London Live condemned for allowing David Icke to air 'lunatic conspiracy theories'

Mr Icke, who rails against 'Rothschild Zionists', suggested to the channel Israel was using coronavirus to 'test its technology'


Broadcasting watchdog Ofcom has launched an urgent investigation after a TV network showed an interview with David Icke, in which the conspiracy theorist suggested Israel was using the pandemic to "test its technology".

London Live broadcast part of a lengthy interview with the former sports presenter on the first night of Passover last Wednesday.

The channel billed the one-hour and 45-minute programme, hosted by entrepreneur Brian Rose, as "David Icke talks about his theory behind the pandemic, the lockdown and the economic crash".

In a one-minute clip uploaded to Twitter, Mr Icke tried to connect coronavirus research and Israel, while also claiming possible moves to require people to be vaccinated was "fascism".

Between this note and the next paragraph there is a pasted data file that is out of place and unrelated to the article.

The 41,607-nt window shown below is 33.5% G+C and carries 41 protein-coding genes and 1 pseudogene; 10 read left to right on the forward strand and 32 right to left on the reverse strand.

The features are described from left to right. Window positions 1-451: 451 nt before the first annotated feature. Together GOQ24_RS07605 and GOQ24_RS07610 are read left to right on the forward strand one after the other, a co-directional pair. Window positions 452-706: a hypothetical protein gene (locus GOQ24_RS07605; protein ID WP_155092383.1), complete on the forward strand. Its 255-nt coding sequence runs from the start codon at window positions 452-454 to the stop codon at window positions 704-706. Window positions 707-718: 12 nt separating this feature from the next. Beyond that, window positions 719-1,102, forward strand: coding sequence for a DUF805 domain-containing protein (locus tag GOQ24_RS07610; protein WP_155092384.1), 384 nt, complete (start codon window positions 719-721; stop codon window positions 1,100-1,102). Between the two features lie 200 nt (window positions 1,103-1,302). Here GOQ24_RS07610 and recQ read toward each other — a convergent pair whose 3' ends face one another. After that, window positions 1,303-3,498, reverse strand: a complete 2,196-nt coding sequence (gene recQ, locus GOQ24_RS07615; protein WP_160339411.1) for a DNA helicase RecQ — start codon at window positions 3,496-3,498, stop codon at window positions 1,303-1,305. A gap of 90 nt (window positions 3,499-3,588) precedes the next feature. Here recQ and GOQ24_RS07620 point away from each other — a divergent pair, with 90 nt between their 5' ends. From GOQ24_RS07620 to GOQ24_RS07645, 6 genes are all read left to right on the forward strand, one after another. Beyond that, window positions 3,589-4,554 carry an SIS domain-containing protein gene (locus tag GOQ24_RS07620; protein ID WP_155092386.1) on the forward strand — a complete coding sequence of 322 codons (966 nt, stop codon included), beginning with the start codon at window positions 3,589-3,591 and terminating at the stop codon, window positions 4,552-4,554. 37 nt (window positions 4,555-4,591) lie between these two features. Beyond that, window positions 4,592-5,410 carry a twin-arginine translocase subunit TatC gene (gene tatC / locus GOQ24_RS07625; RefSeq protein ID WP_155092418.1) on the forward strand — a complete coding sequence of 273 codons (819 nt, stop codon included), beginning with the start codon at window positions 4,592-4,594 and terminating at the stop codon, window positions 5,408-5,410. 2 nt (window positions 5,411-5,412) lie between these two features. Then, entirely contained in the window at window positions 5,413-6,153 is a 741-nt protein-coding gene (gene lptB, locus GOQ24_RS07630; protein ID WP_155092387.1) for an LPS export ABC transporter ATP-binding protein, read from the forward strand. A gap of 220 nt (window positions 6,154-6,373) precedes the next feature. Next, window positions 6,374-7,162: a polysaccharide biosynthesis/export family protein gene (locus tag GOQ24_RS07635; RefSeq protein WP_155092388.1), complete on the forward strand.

Mr Icke has previously spoken of "the global conspiracy Rothschild-Zionism, a secret society putting its agents in places of power" – and listed Jewish people he says are part of the plot.

During advert breaks, London Live displayed a notice saying: "The views expressed in this programme are those of the individual articulating them and not necessarily those of London Live."

Culture Secretary Oliver Dowden later called for Ofcom to take "the appropriate action" and accused London Live of allowing Mr Icke to air "lunatic conspiracy theories.".

The regulator Ofcom received more than 40 complaints about Wednesday’s programme and it confirmed it was investigating.

London Live is owned by Russian businessman Evgeny Lebedev, and broadcasts from the same offices as the Evening Standard newspaper and The Independent, which he also owns.

A London Live spokesperson said: "We are aware of the culture secretary's comments, and have proactively contacted Ofcom to offer our co-operation and support as part of their assessment."

An Ofcom spokesperson said: "We have assessed this programme, and we are concerned that it raises potential issues under our rules.

"We are now investigating as a matter of urgency."

The regulator cannot intervene before a programme is screened but can issue fines or more serious sanctions after broadcast.

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